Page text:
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Determining the cellular targets and resulting pathology of rift valley fever virus infection of the rat CNS and reproductive system using microscopy

Boyles, Devin A. (2020) Determining the cellular targets and resulting pathology of rift valley fever virus infection of the rat CNS and reproductive system using microscopy. Master's Thesis, University of Pittsburgh. (Unpublished)

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Rift Valley fever virus is an emerging zoonotic pathogen that infects domestic ruminants and causes fatal hepatic necrosis and “abortion storms” that result in loss of up to 90-100% of pregnancies in animals. Human infection occurs among individuals in contact with affected animals and typically manifests as a febrile illness that can advance to hemorrhagic fever or neurological disease. In patients that develop encephalitis, there is a 50% chance of death while survivors experience long-term complications. Human cases of vertical transmission during pregnancy resulted in fetal viremia, abnormalities, and death; however, the rates of congenital RVFV are misunderstood and understudied. Rodent encephalitic and congenital models of RVF have recently been developed and are crucial for elucidating the mechanism of infection separating febrile illness from severe outcomes effecting the central nervous and reproductive systems. Whole, homogenized tissues from these models have been analyzed for viral titers, infiltrating immune cells, and resulting pathologies; however, specific infection events occurring within precise tissue structures required immunofluorescence and chromogen staining for microscopic image analysis and scoring. Thin sections of tissues from both models were stained for viral and cellular markers and imaged in order to determine specific disease events observed in our lab’s previous studies, Albe et al. (2019) and McMillen et al. (2018). Immunofluorescence micrographs supported the presence of vRNA and inflammatory leukocyte infiltration in the olfactory bulbs and cortexes as early as 1 day post-infection (dpi), and massive neuronal infection and necrosis beginning by 3 dpi. End-stage neurological disease, beginning at 5 dpi, was represented by a massive blood brain barrier breakdown event and influx of inflammatory cells. Histological analysis of pregnant RVFV-infected rat tissues showed the highest amount of vRNA in the placental tissues rather than the liver, and moderate levels of virus in the uterus and ovaries. Within the placenta, RVFV targeted the maternal decidual layer and fetal basal and labyrinth zones. Viral signal was also detected in the placentas of dams that survived infection. Visual immunohistochemistry data, as developed and presented here, can help highlight structural and cellular targets of RVFV that should be focused on for therapeutic efforts. RVFV is in the Federal Select Agent program for pathogens that have the potential to post a severe threat to public, animal, or plant health, on the World Health Organization’s list of Blueprint priority diseases requiring an urgent need for accelerated research and development, and a category A high-priority pathogen of the National Institute of Allergy and Infectious Diseases, which are biological agents that post the highest risk to national security; therefore research into therapeutics for RVF is of major public health significance.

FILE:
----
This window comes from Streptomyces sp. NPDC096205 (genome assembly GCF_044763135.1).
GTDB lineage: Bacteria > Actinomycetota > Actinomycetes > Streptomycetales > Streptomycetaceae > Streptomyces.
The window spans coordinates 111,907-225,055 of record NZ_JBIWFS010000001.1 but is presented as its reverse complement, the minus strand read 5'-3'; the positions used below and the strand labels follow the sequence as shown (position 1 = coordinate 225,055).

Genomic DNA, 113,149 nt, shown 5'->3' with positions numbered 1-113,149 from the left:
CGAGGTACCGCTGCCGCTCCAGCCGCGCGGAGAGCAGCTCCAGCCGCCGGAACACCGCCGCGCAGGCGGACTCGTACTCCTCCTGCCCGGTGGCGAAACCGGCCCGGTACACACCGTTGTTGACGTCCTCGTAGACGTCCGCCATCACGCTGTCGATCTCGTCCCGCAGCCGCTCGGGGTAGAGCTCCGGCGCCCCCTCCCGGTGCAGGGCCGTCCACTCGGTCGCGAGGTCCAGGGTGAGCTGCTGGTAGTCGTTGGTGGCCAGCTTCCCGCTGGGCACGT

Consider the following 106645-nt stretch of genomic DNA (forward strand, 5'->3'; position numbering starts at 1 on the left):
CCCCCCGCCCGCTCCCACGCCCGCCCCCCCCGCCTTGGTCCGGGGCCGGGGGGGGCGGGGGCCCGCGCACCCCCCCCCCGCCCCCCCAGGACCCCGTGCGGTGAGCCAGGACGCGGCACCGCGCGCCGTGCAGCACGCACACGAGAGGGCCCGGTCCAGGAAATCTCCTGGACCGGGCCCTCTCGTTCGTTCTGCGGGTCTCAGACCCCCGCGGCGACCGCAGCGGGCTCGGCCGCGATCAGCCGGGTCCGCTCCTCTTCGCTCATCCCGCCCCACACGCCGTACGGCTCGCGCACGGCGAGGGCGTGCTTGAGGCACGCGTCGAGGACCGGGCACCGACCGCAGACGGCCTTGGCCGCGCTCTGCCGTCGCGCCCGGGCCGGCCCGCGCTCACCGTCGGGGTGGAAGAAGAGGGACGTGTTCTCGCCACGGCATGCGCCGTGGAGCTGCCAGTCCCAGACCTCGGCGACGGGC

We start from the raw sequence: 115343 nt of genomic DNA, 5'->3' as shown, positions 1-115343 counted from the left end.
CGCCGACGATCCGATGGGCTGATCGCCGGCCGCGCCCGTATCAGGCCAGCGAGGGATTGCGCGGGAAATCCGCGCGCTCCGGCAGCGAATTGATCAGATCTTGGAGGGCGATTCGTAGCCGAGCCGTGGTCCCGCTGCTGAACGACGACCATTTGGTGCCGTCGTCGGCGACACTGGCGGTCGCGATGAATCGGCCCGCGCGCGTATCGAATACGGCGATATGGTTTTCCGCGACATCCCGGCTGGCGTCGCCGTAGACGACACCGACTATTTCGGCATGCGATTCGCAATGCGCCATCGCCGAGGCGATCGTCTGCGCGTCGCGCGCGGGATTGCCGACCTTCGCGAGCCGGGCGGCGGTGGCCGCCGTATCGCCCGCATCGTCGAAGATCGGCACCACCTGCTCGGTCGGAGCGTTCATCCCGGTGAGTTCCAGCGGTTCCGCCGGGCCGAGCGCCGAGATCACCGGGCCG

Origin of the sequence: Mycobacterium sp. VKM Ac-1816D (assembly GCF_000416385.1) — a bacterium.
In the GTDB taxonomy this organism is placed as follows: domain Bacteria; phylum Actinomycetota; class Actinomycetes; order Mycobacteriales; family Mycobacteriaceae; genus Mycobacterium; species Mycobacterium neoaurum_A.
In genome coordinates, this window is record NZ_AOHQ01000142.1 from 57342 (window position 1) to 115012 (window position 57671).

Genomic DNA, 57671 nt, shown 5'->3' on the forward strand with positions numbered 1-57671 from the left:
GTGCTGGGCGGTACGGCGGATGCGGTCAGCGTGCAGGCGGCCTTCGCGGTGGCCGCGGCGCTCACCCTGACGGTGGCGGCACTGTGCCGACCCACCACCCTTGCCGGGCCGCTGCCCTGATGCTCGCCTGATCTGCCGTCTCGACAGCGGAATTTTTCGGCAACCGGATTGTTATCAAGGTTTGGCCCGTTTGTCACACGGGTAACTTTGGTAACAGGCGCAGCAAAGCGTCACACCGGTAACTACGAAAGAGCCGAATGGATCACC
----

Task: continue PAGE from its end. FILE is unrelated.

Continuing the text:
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Item Type: University of Pittsburgh ETD
Status: Unpublished
CreatorsEmailPitt UsernameORCID
Boyles, Devin A.dab158@pitt.edudab1580000-0003-3938-8033
ETD Committee:
TitleMemberEmail AddressPitt UsernameORCID
Thesis AdvisorHartman, Amy L.hartman2@pitt.eduhartman2
Committee ChairBarchowsky, Aaronaab20@pitt.eduaab20
Committee MemberBerthony, Deslouchestdesl19@pitt.edutdesl19
Date: 27 January 2020
Date Type: Publication
Defense Date: 4 November 2019
Approval Date: 27 January 2020
Submission Date: 14 November 2019
Access Restriction: No restriction; Release the ETD for access worldwide immediately.
Number of Pages: 74
Institution: University of Pittsburgh
Schools and Programs: School of Public Health > Environmental and Occupational Health
Degree: MS - Master of Science
Thesis Type: Master's Thesis
Refereed: Yes
Uncontrolled Keywords: RVFV Rift Valley fever virus viral encephalitis
Date Deposited: 27 Jan 2020 20:47
Last Modified: 29 Jan 2020 18:19


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